high school runner crossing the finish line first

What is your New Year’s Resolution?

Lose weight? Begin a new hobby? Improve your grades?

If it’s to improve grades, then you are not alone.

Many students want to improve their grades, but don’t know how. I have always thought that it’s ironic that public schools don’t teach you how to study – we either develop study skills on our own or don’t develop them at all.

I have helped many students improve their grades at C2 Education, and in almost every case, the students had the ability to do well but did not know how to study. As a result, many of them had struggled and failed to do well in some of their classes, and their confidence took a huge hit as a result. Many had become resigned to the notion that they weren’t good at math, English, science, or other subjects, when in reality, they just needed to learn how to study more effectively.

In the next couple of blog posts, I will share my study habits, tips, and advice with you.

Grades are an indication of mastery… not intelligence

First, let’s start with mindset. A lot of students think that grades show how smart you are. For example, if Mary is getting an A in Algebra whereas John is getting a C, then Mary must be smarter than John in terms of math. That’s a common misconception.

Grades show how well you’ve mastered a subject, and that’s very different from intelligence. Intelligence and talent give you a head start, an edge, but the experience you get from a lot of practice is much more important to obtaining mastery.

If John only does the minimum work required by the teacher (does homework and pays attention in class) whereas Mary goes above and beyond what the teacher requires (does homework, pays attention in class, AND she does all of the practice questions in her textbook, AND she reads the textbook before class, figures out what she doesn’t understand, and asks the teacher questions during and after class), is it any wonder that she has a higher grade (and greater mastery) than John?

John represents the average student, and he’s getting an average grade. If you want to stand out with an A like Mary, then you have to have the mindset of a straight A student – you have to be willing to do MUCH more work than the other students in your class because that’s how you get an A.

Mastery is a product of talent, training, and experience. You might not be able to change your natural talent, but you can improve your training and experience by learning how to study and by getting much more practice.

Practice is the pursuit of mastery

Practice, Practice, Practice.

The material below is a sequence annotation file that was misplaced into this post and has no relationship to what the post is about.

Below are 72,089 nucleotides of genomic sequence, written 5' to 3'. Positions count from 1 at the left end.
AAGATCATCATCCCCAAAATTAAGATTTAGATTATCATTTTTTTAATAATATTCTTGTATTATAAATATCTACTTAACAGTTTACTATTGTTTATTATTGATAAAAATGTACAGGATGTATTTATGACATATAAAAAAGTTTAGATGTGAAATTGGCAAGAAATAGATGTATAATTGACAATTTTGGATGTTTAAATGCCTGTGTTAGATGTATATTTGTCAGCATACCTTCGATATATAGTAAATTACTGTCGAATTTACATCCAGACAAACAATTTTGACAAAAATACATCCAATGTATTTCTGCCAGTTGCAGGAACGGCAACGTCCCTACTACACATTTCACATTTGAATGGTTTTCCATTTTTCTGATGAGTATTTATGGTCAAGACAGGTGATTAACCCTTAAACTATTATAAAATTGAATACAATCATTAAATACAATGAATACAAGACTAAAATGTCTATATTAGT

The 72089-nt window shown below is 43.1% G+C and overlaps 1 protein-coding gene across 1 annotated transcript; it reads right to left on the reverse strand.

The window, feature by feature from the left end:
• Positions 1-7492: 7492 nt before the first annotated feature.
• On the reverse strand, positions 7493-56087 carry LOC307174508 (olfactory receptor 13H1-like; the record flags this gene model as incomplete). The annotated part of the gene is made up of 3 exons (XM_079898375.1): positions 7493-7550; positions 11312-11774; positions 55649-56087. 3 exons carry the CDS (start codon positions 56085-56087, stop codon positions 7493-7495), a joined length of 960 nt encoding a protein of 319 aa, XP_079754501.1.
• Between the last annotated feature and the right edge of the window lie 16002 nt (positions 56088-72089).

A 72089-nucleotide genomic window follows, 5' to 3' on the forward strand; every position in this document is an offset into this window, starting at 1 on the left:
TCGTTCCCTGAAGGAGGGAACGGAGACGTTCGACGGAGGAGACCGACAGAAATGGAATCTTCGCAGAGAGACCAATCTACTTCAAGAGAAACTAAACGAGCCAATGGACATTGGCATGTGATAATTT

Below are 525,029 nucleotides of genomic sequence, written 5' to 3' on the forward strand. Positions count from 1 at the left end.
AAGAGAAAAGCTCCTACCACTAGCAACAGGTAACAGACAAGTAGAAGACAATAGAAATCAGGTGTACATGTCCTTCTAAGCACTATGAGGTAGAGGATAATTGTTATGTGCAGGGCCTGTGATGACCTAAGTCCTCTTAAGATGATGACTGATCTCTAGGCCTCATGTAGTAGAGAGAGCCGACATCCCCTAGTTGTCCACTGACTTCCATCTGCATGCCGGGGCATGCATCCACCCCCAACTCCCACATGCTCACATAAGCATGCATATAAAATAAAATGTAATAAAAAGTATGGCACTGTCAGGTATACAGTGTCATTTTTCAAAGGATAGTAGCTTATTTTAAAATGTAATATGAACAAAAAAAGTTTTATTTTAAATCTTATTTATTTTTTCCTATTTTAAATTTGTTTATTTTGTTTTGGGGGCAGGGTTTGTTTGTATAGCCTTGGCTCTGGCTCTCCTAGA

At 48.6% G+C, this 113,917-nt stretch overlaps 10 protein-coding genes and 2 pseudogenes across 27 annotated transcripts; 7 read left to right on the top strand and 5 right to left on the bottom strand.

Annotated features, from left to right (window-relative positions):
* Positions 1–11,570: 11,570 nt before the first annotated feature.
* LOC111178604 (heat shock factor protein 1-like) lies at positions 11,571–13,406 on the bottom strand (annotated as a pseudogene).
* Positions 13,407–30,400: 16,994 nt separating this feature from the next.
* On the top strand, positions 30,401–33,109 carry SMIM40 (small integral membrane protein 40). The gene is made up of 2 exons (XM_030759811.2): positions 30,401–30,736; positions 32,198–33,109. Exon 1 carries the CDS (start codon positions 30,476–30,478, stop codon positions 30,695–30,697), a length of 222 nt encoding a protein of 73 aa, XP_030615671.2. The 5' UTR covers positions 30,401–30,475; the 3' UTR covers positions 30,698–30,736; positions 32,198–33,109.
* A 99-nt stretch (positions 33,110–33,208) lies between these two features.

No matter how talented or well-trained you are, you cannot master a concept if you have only done it a couple of times. In order to become a master, you need to have had a lot of practice and experience.

I’m not talking about rote repetition – that doesn’t provide experience. Many students study for a test by re-reading the chapter in a textbook, reviewing a problem set or homework packet, or re-doing questions that they have already worked through. Review is good, but tests will have new and unfamiliar questions, so it is very important to practice by exposing yourself to as many new and unfamiliar questions as possible.

Don’t think of practice as work – homework and schoolwork become mindless chores if they’re approached that way. Change your mindset – embrace the Practice. Don’t start studying with a specific number of practice questions or a certain time limit in mind – that makes studying a chore to be gotten out of the way.

Learn to love Practice – it’s the first step towards Mastery.

Extra textbooks: How to get practice with new and unfamiliar questions

A great way to do better in school is to get extra textbooks. In middle and high school, my father and I would buy used textbooks in addition to the ones I got in school. In the beginning, I didn’t understand my father’s wisdom, but later I came to understand that some authors are better at explaining certain concepts than others, so extra textbooks act as backups in case you don’t understand your teacher or your main textbook.

For example, when I was in high school, I took AP chemistry. I had one textbook provided by my AP chemistry teacher, but I also had two additional college-level Chemistry textbooks that I used. Sometimes I would come across a chapter that I didn’t really understand well in my school textbook. It would be really helpful to read three different explanations written by three different authors and to be able to go through three different sets of practice problems. This did not mean that I had to do three times as much work as everyone else, but it did give me access to three times as much material if I needed it.